Tuesday, December 08, 2009

Fox on the Run

Fox on the Run. Reminds me of music from my youth. Sweet was the band? Bit dirge like music really.

Annie from London Underground site came up with this photo of a fox getting to a platform on The Tube. How good is that. Note fox is standing to the right, as you do in England. In Melbourne we stand to the left on escalators. Stand to the left. Stand left. Yo hearin' me!! Keep left. I am going to make a scene one day.

14 comments:

  1. There are more foxes per sq kilometre in the city that the country here in Melbourne - I would assume the same of England.
    They are smart creatures, unwanted in Australia, but very smart - just ask any farmer.

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  2. Indeed. I have heard this too. I believe the highest concentration is along the Alamein railway line.

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  3. "I believe the highest concentration is along the Alamein railway line."

    The image that has just sprung to mind isn't a pleasant one.

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  4. I actually heard SouthBank - but the Alamein line wouldn't surprise me - they are horrible animals, spreaders of mange and will without a second thought kill chooks, ducks AND geese, just for the pleasure.
    The pups are emerging from the dens here in AU at the moment and finding it tough - so tough infact that a Jack Russell (mine) managed to kill a fox, still can't figure out how - but I watched him do it!
    (A blog post is coming - just too many other important things to come first)

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  5. Lotsa foxies about just after dusk, wander down the quieter areas in Summer and they come out of the storm water drains they use as dens to wander the 'burbs.
    A couple of streets up from me people were losing chooks to foxes, 2009 in the middle of Oakleigh...the more things change...!

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  6. We are in the country so expect to see foxes more often but still get taken by surprise sometimes at the places they will turn up.

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  7. Foxes are very smart and can adapt readily to the city environment, or country for that matter.
    I admire the way they have survived, in what once must have been a hostile environment for them, but the prolification of them now, should be cause for concern in the Australian Bush. They decimate wildlife, taking eggs from nests and killing smaller animals. Their ability to spread disease is scary and sheep farmers HATE them, but poisining just doesn;t work a lot of the time, they are far too smart.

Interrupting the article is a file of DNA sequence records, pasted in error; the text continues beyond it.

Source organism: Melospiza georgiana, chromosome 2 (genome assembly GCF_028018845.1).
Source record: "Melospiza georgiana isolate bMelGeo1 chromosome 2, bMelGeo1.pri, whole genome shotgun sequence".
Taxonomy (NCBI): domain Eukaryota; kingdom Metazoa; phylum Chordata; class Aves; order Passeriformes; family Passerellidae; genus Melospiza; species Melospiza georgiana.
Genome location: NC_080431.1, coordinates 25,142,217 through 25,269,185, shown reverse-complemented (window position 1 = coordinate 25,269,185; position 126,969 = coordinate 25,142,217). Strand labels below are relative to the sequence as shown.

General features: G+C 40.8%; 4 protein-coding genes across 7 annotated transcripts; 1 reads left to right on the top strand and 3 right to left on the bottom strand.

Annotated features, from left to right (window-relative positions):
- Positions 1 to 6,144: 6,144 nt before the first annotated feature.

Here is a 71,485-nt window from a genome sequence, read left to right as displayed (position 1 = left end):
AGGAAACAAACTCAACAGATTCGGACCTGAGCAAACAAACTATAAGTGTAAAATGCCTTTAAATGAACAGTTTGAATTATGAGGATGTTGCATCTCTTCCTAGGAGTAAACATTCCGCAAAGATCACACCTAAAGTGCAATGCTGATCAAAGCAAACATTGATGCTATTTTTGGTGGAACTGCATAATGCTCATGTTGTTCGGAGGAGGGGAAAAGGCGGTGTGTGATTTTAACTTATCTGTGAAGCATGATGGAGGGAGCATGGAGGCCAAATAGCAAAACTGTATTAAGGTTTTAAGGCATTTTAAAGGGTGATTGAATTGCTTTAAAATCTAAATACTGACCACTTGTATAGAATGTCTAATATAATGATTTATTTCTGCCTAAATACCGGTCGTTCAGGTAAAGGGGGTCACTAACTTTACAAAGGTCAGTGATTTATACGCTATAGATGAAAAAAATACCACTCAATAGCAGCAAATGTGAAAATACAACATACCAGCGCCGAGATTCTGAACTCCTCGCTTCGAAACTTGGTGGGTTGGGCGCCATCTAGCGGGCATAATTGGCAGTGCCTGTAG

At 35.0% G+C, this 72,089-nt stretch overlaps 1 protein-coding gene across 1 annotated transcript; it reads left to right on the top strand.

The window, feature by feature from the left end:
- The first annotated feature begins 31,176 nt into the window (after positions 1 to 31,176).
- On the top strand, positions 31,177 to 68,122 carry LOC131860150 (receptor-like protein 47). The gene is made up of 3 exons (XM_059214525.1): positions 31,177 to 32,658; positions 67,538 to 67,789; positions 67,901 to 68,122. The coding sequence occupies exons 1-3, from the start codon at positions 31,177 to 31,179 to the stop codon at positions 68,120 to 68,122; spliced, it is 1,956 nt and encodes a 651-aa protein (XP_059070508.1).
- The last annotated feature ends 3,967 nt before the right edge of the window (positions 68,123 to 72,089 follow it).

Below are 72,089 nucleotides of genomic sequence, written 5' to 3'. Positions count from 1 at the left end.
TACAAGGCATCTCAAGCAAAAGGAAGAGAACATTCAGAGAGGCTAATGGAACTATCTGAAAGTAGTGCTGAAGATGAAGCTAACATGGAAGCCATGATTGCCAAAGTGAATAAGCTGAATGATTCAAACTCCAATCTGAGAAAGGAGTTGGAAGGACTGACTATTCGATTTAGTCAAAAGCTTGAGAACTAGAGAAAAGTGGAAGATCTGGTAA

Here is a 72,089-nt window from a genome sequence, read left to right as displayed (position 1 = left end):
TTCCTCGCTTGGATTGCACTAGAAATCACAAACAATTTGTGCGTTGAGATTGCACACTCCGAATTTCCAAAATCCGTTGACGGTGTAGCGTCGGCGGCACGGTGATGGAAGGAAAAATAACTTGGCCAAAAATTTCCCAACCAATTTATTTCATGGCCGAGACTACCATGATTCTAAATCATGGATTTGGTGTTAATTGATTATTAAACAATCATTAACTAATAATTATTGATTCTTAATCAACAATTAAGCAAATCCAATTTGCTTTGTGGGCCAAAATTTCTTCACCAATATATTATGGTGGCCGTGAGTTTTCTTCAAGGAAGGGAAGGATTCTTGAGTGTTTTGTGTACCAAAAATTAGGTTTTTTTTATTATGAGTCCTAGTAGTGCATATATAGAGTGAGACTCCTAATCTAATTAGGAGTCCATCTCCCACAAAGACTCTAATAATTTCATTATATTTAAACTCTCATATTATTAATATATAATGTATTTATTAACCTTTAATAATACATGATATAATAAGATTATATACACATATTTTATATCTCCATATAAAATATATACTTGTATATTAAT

Enough - too many horror stories for the general public!

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  8. Anonymous4:50 pm

    A few years ago a fox turned up in a village in Aomori prefecture (state). It caused quite a stir because these foxes live on Hokkaido only (another island) and no-one could figure out how it arrived here; there's no way it could have swum. Then someone realised it had walked along the train line that runs under the sea between the two islands. Quite a feat considering it's the longest undersea tunnel in the world! They sure are smart critters. Vik.

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  9. Anonymous-How true - that just supports what I've been saying AND this photo - they are smart buggers :(
    The blog post I was referring to earlier HAS Been written but won;t see the light of day until Jan 2010 :(
    Thems the breaks
    Thanks High Riser for sharing this photo

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  10. Brian, I am so not going to ask.

    IAS, when I read the stats about the Alamein railway line, Southbank was only a developers dream. Like many foreign pests, they need to be eradicated. Funny that the useful chook has never gone wild.

    I know Jayne. Our friends in South Oakleigh lost chooks to foxes. Golf course habitat I would guess.

    Impressive Vik. Are they are problem in Japan?

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  11. As usual, missed one. Miss B, we had them on our farm when I was a kid, but they had little impact. We seldom saw them.

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  12. This is some Very interesting reading (for those wanting to know a little more) DPI claim that a many as 16 foxes per sq Km in suburbia and 2-4 foxes per sq Km in the country.
    I made reference to problems with foxes the other night - there must be little food around, because thet scouted the chook house yesterday IN DAYlight (rare), so now the ppor chooks have to remain locked up until the lose interest (about a forthnight)
    They are crafty cunning buggers, regardless of the age and the older they are the craftier they are!

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  13. oh apologies - I forget to post the link :(
    http://www.dpi.vic.gov.au/DPI/nreninf.nsf/v/FC23BDF2D5749456CA25740C0001BEBE/$file/Foxes_and_Their_Impact.pdf

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  14. Anonymous12:24 am

    No, foxes aren't considered a problem here. I think they're only native to Hokkaido and as there isn't much livestock farming, they tend to stick to forests. Farmers hate another native animal - monkeys. Vik.

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Whenever I wish I was young again, I am sobered by memories of algebra.